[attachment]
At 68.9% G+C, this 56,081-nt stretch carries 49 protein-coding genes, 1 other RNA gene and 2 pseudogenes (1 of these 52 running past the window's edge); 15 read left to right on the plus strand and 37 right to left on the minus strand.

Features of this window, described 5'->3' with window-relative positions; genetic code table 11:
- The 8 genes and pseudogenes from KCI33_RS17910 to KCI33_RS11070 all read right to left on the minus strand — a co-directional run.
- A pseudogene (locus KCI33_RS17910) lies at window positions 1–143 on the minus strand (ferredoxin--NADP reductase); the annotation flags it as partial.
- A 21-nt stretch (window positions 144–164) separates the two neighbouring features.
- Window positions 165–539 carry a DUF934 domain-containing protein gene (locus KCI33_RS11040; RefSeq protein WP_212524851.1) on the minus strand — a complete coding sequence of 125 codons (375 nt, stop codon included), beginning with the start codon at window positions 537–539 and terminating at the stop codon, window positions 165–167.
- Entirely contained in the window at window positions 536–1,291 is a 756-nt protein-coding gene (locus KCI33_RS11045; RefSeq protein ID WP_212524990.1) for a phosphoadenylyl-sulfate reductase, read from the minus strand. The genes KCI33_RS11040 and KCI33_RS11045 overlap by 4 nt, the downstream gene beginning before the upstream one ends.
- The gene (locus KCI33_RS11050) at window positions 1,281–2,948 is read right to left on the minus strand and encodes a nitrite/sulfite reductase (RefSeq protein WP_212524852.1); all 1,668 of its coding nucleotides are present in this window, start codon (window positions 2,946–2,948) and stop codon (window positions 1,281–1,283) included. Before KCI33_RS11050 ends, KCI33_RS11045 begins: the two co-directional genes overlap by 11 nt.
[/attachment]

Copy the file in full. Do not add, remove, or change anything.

At 68.9% G+C, this 56,081-nt stretch carries 49 protein-coding genes, 1 other RNA gene and 2 pseudogenes (1 of these 52 running past the window's edge); 15 read left to right on the plus strand and 37 right to left on the minus strand.

Features of this window, described 5'->3' with window-relative positions; genetic code table 11:
- The 8 genes and pseudogenes from KCI33_RS17910 to KCI33_RS11070 all read right to left on the minus strand — a co-directional run.
- A pseudogene (locus KCI33_RS17910) lies at window positions 1–143 on the minus strand (ferredoxin--NADP reductase); the annotation flags it as partial.
- A 21-nt stretch (window positions 144–164) separates the two neighbouring features.
- Window positions 165–539 carry a DUF934 domain-containing protein gene (locus KCI33_RS11040; RefSeq protein WP_212524851.1) on the minus strand — a complete coding sequence of 125 codons (375 nt, stop codon included), beginning with the start codon at window positions 537–539 and terminating at the stop codon, window positions 165–167.
- Entirely contained in the window at window positions 536–1,291 is a 756-nt protein-coding gene (locus KCI33_RS11045; RefSeq protein ID WP_212524990.1) for a phosphoadenylyl-sulfate reductase, read from the minus strand. The genes KCI33_RS11040 and KCI33_RS11045 overlap by 4 nt, the downstream gene beginning before the upstream one ends.
- The gene (locus KCI33_RS11050) at window positions 1,281–2,948 is read right to left on the minus strand and encodes a nitrite/sulfite reductase (RefSeq protein WP_212524852.1); all 1,668 of its coding nucleotides are present in this window, start codon (window positions 2,946–2,948) and stop codon (window positions 1,281–1,283) included. Before KCI33_RS11050 ends, KCI33_RS11045 begins: the two co-directional genes overlap by 11 nt.